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From: Hervé Brönnimann (hbr_at_[hidden])
Date: 2006-01-16 22:15:01

On Jan 16, 2006, at 3:18 AM, Vladislav Lazarenko wrote:
> Is there any library to do thing like this more easily?
> As a result, we will have rating in range 0-5.
> [code]
> int x = -10;
> int rating = std::max(std::min(x, 5), 0);
> [/code]

You want to "clip" a value to a range. The code you are describing
seems fine for this purpose. It's hard to imagine something more
easy, apart from a dedicated functor. If you'd have to do it a lot,
you probably would program your own functor:

template <class T>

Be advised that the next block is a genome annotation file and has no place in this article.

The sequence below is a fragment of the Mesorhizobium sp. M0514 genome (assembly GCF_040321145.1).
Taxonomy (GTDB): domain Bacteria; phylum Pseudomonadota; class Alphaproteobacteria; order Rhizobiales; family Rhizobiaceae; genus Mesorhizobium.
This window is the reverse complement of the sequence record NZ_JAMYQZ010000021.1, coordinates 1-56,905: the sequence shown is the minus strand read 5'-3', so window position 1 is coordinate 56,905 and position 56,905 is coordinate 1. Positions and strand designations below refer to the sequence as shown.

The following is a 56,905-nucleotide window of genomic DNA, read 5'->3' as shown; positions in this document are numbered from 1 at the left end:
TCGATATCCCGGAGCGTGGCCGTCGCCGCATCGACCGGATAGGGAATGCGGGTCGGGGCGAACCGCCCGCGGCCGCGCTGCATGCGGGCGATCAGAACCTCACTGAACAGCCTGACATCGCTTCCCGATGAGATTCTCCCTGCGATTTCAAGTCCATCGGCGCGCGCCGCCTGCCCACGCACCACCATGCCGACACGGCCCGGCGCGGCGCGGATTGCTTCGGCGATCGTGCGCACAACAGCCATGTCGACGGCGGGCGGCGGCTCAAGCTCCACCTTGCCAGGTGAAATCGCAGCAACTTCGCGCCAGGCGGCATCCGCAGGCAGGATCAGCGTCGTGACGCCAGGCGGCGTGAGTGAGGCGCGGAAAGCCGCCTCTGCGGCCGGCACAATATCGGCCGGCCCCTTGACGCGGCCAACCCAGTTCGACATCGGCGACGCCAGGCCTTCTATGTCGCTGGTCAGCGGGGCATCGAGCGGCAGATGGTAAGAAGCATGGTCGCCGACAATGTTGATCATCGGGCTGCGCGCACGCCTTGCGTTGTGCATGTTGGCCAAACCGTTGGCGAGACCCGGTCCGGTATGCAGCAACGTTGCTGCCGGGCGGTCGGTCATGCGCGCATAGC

struct enforce_minmax {
   enforce_minmax(T low, T high) : m_low(low), m_high(high) {}
   T operator()(const T& x) const { return std::max(std::min(x,high),
low); }
   T m_low, m_high;

Your code would be rewritten:

enforce_minmax<int> enforce(0, 5);
int rating = enforce(x);

The advantage is to apply to a collection, as in:

std::transform( v.begin(), v.end(), v.begin(), enforce_minmax<int>
(0,5) );

> I looked at the minmax library, but looks like there is not such
> function :-? Maybe I am looking in a wrong way?

That is not the purpose of the minmax library, but if it is widely
useful (and it seems it might be) I'd be happy to add it in.

Hervé Brönnimann
CIS, Polytechnic University

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